Improving Student Success Can’t Be a One-Office Effort

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Managing the Whole Student Life Cycle
Paul Marthers is the author of Managing the Whole Student Life Cycle: A Handbook for Higher Ed. Make retention a whole-campus initiative in more than just name. From matriculation to graduation, walk through how to coordinate across enrollment management, student affairs, and academic affairs to create conditions and programs that drive student success. Find out more.
Across higher education, we are seeing sweeping reorganization of student affairs, often driven by cost reduction, the need to do more with less. But the conversation we need to be having is how to structure student affairs and allocate resources in ways that help the institution manage the whole student lifecycle. Equally critical to the need to reduce costs is the need to move away from a history of one-office efforts to improve student success. These efforts are rarely successful and are often the product of a campus that is a collection of silos or what some call (with no small amount of irony) “cylinders of excellence.”

And this can’t only be about getting student affairs and academic affairs talking. We need a more integrated effort than just that. In more than twenty five years working in the enrollment and student affairs arena, I have seen that campuses are most likely to have success in moving the dial when enrollment and student success efforts are everyone‘s job. When I worked at Oberlin College, we saw significant improvement in both yield on admitted students and graduation rates after the president made it clear that student success was a whole-campus endeavor.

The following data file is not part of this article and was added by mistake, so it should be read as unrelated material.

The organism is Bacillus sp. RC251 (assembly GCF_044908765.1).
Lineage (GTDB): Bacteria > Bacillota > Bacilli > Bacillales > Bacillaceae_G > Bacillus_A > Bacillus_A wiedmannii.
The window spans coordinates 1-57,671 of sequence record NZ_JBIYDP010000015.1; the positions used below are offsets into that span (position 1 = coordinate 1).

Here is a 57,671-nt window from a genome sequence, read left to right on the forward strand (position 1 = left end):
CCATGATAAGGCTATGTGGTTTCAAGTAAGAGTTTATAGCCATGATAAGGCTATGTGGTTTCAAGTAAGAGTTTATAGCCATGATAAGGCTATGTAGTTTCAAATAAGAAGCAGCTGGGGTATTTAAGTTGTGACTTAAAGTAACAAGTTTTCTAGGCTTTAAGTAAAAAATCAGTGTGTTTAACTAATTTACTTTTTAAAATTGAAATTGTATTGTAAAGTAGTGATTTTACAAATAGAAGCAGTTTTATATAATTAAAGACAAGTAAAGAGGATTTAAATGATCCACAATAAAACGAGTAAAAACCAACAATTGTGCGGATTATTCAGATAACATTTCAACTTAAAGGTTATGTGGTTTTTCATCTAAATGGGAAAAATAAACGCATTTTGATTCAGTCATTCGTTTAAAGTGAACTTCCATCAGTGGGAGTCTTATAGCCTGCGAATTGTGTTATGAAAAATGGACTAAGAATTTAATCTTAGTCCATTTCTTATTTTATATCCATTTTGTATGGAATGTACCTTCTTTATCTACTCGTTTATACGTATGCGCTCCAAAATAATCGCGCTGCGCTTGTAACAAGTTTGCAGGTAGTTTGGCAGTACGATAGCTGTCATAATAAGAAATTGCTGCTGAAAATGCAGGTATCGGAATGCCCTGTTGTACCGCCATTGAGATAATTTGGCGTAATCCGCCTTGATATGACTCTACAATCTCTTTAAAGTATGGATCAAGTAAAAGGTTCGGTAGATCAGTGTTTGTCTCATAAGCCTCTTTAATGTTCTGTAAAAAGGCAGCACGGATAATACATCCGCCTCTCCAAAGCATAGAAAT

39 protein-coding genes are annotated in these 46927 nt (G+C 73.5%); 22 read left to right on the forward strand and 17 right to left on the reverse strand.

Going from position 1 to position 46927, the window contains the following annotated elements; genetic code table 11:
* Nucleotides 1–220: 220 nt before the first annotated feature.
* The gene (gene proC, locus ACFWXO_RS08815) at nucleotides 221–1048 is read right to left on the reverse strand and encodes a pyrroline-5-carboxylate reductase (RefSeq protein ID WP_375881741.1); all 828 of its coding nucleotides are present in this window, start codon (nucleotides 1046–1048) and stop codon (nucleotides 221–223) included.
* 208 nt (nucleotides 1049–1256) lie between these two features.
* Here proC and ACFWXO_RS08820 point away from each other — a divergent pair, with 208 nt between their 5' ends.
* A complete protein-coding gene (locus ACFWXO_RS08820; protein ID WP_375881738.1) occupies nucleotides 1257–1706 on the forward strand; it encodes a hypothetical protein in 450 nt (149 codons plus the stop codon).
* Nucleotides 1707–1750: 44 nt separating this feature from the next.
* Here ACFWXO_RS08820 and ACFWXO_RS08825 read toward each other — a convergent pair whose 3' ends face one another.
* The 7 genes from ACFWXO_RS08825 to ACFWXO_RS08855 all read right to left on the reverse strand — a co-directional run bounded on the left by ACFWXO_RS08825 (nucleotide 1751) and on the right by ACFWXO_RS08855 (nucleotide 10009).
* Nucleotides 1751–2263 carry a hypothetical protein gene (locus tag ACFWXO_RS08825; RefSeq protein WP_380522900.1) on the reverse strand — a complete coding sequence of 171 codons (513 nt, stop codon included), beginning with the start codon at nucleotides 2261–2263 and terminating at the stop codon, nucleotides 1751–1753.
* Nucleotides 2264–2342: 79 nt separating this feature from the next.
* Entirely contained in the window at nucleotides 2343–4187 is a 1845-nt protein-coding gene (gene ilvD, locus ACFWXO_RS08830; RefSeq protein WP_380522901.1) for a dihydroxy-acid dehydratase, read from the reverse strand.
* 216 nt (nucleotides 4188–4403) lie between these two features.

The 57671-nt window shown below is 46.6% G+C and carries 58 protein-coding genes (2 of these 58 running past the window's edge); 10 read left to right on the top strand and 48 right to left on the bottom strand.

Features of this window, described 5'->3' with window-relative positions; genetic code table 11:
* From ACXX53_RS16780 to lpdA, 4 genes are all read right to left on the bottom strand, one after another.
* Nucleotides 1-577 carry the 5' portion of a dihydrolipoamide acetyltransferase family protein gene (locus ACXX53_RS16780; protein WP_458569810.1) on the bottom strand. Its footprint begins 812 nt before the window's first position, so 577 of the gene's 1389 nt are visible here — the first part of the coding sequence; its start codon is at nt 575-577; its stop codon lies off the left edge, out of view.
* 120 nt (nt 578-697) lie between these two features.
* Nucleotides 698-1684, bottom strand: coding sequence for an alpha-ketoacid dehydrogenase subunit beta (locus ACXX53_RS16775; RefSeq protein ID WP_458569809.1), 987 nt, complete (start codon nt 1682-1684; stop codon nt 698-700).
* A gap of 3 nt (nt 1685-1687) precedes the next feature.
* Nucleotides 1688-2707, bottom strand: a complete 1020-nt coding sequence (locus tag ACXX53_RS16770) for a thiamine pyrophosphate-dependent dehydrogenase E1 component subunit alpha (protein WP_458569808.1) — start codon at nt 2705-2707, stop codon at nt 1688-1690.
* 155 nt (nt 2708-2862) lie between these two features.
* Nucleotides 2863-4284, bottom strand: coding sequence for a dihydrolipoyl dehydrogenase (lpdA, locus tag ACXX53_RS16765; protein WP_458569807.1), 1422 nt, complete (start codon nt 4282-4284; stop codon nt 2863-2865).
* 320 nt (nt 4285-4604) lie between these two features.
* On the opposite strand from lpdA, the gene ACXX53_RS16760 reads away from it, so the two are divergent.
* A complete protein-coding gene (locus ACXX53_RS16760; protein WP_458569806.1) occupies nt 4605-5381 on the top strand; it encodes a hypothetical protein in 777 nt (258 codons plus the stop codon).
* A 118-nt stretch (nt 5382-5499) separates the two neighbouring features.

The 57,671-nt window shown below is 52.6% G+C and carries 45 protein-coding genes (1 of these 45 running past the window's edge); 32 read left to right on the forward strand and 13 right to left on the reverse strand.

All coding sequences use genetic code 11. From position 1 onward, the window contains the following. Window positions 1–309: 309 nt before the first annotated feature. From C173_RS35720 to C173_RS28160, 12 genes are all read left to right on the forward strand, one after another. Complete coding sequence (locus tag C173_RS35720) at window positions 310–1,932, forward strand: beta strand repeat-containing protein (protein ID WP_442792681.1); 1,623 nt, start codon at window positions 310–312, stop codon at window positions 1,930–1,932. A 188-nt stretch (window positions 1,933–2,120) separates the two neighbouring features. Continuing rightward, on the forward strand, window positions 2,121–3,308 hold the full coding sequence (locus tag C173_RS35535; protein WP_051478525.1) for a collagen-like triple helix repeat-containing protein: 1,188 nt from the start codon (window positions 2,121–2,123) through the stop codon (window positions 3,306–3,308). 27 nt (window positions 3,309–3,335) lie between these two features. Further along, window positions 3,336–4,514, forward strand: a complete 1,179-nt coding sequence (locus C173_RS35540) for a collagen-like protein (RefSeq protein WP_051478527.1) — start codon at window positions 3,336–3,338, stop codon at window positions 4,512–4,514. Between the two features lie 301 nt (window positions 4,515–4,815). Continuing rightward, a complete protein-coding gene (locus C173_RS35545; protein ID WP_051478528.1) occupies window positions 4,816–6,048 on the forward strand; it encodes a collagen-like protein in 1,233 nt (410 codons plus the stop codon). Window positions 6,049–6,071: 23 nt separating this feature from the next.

Whole-campus efforts tend to have higher visibility and the power to motivate collective buy-in and effort. At Oberlin, faculty became admissions office volunteers, willingly showing up at recruiting and yield events, even on weekends. Athletics became an admissions partner–not an adversary–through a shared position. Admission staff members became pre-major advisers and assistant coaches of teams. When the president appointed a retention team, it included faculty along with administrators from admissions, advising, study abroad, and financial aid. Student success became everyone’s job, because just about everyone who works on a college campus is involved in some part of the student lifecycle.

In this article, I want to explore ways of aligning enrollment management and student affairs so that an institution can take a student lifecycle approach to recruiting, admitting, and retaining students. I will provide examples of three models for achieving this organizational alignment:

  1. Structural integration (merging divisions)
  2. Operational integration (establishing committees or working groups)
  3. Programmatic integration (collaborating on a specific initiative)

1. Structural Integration